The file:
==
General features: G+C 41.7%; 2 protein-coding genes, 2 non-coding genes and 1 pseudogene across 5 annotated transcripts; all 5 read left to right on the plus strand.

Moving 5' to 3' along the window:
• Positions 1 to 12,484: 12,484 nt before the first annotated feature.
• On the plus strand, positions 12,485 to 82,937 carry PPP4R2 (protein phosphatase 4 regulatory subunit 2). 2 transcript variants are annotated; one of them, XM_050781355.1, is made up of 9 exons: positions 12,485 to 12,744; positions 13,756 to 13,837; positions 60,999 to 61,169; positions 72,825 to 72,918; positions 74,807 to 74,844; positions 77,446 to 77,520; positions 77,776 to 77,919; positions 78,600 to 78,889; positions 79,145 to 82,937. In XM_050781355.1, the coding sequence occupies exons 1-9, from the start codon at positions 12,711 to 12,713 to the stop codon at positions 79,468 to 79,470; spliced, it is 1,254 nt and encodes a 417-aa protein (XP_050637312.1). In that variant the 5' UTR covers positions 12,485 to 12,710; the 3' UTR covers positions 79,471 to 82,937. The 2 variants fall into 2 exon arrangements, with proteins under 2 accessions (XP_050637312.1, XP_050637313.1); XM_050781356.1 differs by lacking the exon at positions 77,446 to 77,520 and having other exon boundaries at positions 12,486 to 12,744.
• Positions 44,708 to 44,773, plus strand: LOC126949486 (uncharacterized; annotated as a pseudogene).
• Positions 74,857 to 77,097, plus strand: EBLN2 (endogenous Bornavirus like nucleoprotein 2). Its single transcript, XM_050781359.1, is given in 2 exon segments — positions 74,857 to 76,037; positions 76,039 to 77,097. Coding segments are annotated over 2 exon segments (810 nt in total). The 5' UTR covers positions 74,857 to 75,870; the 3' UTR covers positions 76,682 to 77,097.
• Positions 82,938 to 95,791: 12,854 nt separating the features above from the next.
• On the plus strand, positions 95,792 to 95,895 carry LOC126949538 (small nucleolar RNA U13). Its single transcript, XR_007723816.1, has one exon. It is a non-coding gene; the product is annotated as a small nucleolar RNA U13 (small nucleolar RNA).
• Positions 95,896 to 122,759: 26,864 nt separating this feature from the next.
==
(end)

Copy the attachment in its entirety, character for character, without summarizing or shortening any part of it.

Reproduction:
General features: G+C 41.7%; 2 protein-coding genes, 2 non-coding genes and 1 pseudogene across 5 annotated transcripts; all 5 read left to right on the plus strand.

Moving 5' to 3' along the window:
• Positions 1 to 12,484: 12,484 nt before the first annotated feature.
• On the plus strand, positions 12,485 to 82,937 carry PPP4R2 (protein phosphatase 4 regulatory subunit 2). 2 transcript variants are annotated; one of them, XM_050781355.1, is made up of 9 exons: positions 12,485 to 12,744; positions 13,756 to 13,837; positions 60,999 to 61,169; positions 72,825 to 72,918; positions 74,807 to 74,844; positions 77,446 to 77,520; positions 77,776 to 77,919; positions 78,600 to 78,889; positions 79,145 to 82,937. In XM_050781355.1, the coding sequence occupies exons 1-9, from the start codon at positions 12,711 to 12,713 to the stop codon at positions 79,468 to 79,470; spliced, it is 1,254 nt and encodes a 417-aa protein (XP_050637312.1). In that variant the 5' UTR covers positions 12,485 to 12,710; the 3' UTR covers positions 79,471 to 82,937. The 2 variants fall into 2 exon arrangements, with proteins under 2 accessions (XP_050637312.1, XP_050637313.1); XM_050781356.1 differs by lacking the exon at positions 77,446 to 77,520 and having other exon boundaries at positions 12,486 to 12,744.
• Positions 44,708 to 44,773, plus strand: LOC126949486 (uncharacterized; annotated as a pseudogene).
• Positions 74,857 to 77,097, plus strand: EBLN2 (endogenous Bornavirus like nucleoprotein 2). Its single transcript, XM_050781359.1, is given in 2 exon segments — positions 74,857 to 76,037; positions 76,039 to 77,097. Coding segments are annotated over 2 exon segments (810 nt in total). The 5' UTR covers positions 74,857 to 75,870; the 3' UTR covers positions 76,682 to 77,097.
• Positions 82,938 to 95,791: 12,854 nt separating the features above from the next.
• On the plus strand, positions 95,792 to 95,895 carry LOC126949538 (small nucleolar RNA U13). Its single transcript, XR_007723816.1, has one exon. It is a non-coding gene; the product is annotated as a small nucleolar RNA U13 (small nucleolar RNA).
• Positions 95,896 to 122,759: 26,864 nt separating this feature from the next.